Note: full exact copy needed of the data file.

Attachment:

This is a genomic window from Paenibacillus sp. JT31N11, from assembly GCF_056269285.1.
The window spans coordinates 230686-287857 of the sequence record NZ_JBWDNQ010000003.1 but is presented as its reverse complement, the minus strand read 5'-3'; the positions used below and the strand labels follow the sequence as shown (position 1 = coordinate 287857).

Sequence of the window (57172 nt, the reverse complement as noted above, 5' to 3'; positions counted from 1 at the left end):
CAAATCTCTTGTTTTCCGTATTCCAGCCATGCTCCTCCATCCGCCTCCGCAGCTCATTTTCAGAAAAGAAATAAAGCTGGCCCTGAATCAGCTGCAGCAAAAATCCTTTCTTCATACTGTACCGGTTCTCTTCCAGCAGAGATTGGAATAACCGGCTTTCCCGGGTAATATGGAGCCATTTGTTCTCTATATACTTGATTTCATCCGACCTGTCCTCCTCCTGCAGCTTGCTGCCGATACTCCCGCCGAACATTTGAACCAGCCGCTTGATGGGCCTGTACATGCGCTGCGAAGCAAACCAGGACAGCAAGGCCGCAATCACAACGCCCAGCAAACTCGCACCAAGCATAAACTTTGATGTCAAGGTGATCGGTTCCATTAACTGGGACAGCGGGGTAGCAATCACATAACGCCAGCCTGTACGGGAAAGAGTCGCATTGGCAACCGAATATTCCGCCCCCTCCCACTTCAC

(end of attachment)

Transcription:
This is a genomic window from Paenibacillus sp. JT31N11, from assembly GCF_056269285.1.
The window spans coordinates 230686-287857 of the sequence record NZ_JBWDNQ010000003.1 but is presented as its reverse complement, the minus strand read 5'-3'; the positions used below and the strand labels follow the sequence as shown (position 1 = coordinate 287857).

Sequence of the window (57172 nt, the reverse complement as noted above, 5' to 3'; positions counted from 1 at the left end):
CAAATCTCTTGTTTTCCGTATTCCAGCCATGCTCCTCCATCCGCCTCCGCAGCTCATTTTCAGAAAAGAAATAAAGCTGGCCCTGAATCAGCTGCAGCAAAAATCCTTTCTTCATACTGTACCGGTTCTCTTCCAGCAGAGATTGGAATAACCGGCTTTCCCGGGTAATATGGAGCCATTTGTTCTCTATATACTTGATTTCATCCGACCTGTCCTCCTCCTGCAGCTTGCTGCCGATACTCCCGCCGAACATTTGAACCAGCCGCTTGATGGGCCTGTACATGCGCTGCGAAGCAAACCAGGACAGCAAGGCCGCAATCACAACGCCCAGCAAACTCGCACCAAGCATAAACTTTGATGTCAAGGTGATCGGTTCCATTAACTGGGACAGCGGGGTAGCAATCACATAACGCCAGCCTGTACGGGAAAGAGTCGCATTGGCAACCGAATATTCCGCCCCCTCCCACTTCAC